Charles Ogletree is a Faculty Fellow Emeritus at the Berkman Center. Charles Ogletree, the Harvard Law School Jesse Climenko Professor of Law and Vice Dean for the Clinical Programs, is a prominent legal theorist who has made an international reputation by taking a hard look at complex issues of law and by working to secure the rights guaranteed by the Constitution for everyone equally under the law. Professor Ogletree has examined these issues not only in the classroom, on the Internet and in the pages of prestigious law journals, but also in the everyday world of the public defender in the courtroom and in public television forums where these issues can be dramatically revealed. Armed with an arsenal of facts, Charles Ogletree presents and discusses the challenges that face our justice system and its attempt to deliver equal treatment to all our citizens. He furthers dialogue by insisting that the justice system protect rights guaranteed to those citizens by law.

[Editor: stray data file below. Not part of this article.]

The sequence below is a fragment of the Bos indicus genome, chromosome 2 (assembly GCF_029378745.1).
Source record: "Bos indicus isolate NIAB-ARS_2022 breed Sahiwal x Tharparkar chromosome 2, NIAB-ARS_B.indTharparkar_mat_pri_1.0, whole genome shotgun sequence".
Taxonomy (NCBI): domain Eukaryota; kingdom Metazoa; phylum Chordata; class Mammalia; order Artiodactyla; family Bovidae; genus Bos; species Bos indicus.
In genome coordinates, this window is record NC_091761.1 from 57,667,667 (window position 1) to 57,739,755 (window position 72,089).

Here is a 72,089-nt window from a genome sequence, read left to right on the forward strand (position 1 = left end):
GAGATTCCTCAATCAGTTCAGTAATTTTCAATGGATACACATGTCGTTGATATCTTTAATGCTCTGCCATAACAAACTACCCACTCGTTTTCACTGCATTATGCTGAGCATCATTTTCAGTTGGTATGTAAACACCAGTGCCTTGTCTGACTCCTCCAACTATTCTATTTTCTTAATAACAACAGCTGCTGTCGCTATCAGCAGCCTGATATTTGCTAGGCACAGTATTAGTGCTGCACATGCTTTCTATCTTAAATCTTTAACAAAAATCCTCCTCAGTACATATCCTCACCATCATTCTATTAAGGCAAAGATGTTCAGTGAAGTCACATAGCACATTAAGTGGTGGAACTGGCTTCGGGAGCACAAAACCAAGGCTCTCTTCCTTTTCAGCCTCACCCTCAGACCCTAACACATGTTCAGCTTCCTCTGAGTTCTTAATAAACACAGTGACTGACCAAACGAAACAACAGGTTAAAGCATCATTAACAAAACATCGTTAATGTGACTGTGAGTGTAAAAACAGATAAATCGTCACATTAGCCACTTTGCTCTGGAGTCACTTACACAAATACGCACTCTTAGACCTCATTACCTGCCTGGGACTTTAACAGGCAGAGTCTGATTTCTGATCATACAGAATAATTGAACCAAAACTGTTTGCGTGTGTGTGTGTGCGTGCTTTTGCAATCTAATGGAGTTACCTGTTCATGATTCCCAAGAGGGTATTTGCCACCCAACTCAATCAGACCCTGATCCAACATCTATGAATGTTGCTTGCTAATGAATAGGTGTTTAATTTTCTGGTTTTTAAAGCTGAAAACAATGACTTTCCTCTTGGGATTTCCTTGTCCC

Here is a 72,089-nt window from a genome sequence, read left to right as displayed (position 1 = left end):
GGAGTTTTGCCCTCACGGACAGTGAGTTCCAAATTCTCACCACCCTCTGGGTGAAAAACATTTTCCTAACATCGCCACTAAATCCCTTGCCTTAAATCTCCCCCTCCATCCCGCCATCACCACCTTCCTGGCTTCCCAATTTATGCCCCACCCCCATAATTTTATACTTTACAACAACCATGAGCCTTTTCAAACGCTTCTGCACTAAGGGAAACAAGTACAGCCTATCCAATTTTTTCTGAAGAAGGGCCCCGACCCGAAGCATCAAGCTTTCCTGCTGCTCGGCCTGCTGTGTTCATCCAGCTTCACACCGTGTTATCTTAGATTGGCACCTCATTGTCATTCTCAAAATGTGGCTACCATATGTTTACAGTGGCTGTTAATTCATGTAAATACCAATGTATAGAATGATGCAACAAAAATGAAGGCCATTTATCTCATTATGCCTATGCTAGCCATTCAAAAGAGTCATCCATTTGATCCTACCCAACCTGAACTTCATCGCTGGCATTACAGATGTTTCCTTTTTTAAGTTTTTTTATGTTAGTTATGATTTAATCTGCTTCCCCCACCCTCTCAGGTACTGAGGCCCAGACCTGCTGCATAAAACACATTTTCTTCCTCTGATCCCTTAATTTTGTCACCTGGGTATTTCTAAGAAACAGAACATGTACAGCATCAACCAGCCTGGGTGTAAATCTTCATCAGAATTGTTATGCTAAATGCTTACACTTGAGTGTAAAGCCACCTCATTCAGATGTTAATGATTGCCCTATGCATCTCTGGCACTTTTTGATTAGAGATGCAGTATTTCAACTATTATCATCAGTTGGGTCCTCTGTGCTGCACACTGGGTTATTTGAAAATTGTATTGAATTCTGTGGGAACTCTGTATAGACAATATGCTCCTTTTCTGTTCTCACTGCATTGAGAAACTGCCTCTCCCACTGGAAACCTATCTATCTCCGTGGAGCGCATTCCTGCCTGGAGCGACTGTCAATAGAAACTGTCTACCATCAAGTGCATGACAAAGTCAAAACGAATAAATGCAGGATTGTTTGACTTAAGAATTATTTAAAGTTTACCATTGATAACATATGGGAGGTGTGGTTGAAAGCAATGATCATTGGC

Professor Stuart Shieber’s primary research field is computational linguistics, the study of human languages from the perspective of computer science. Shieber received an AB in applied mathematics summa cum laude from Harvard College in 1981 and a PhD in computer science from Stanford University in 1989. He was given a Presidential Young Investigator Award in 1991, and was named a Presidential Faculty Fellow in 1993, one of only thirty in the country in all areas of science and engineering. At Harvard, he has been awarded two honorary chairs: the John L. Loeb Associate Professorship in Natural Sciences in 1993 and the Harvard College Professorship in 2001. He was named a fellow of the American Association for Artificial Intelligence in 2004. He was the founding director of the Center for Research on Computation and Society. His work at the Berkman Center is informed by his interest in and efforts towards open access to scholarly literature.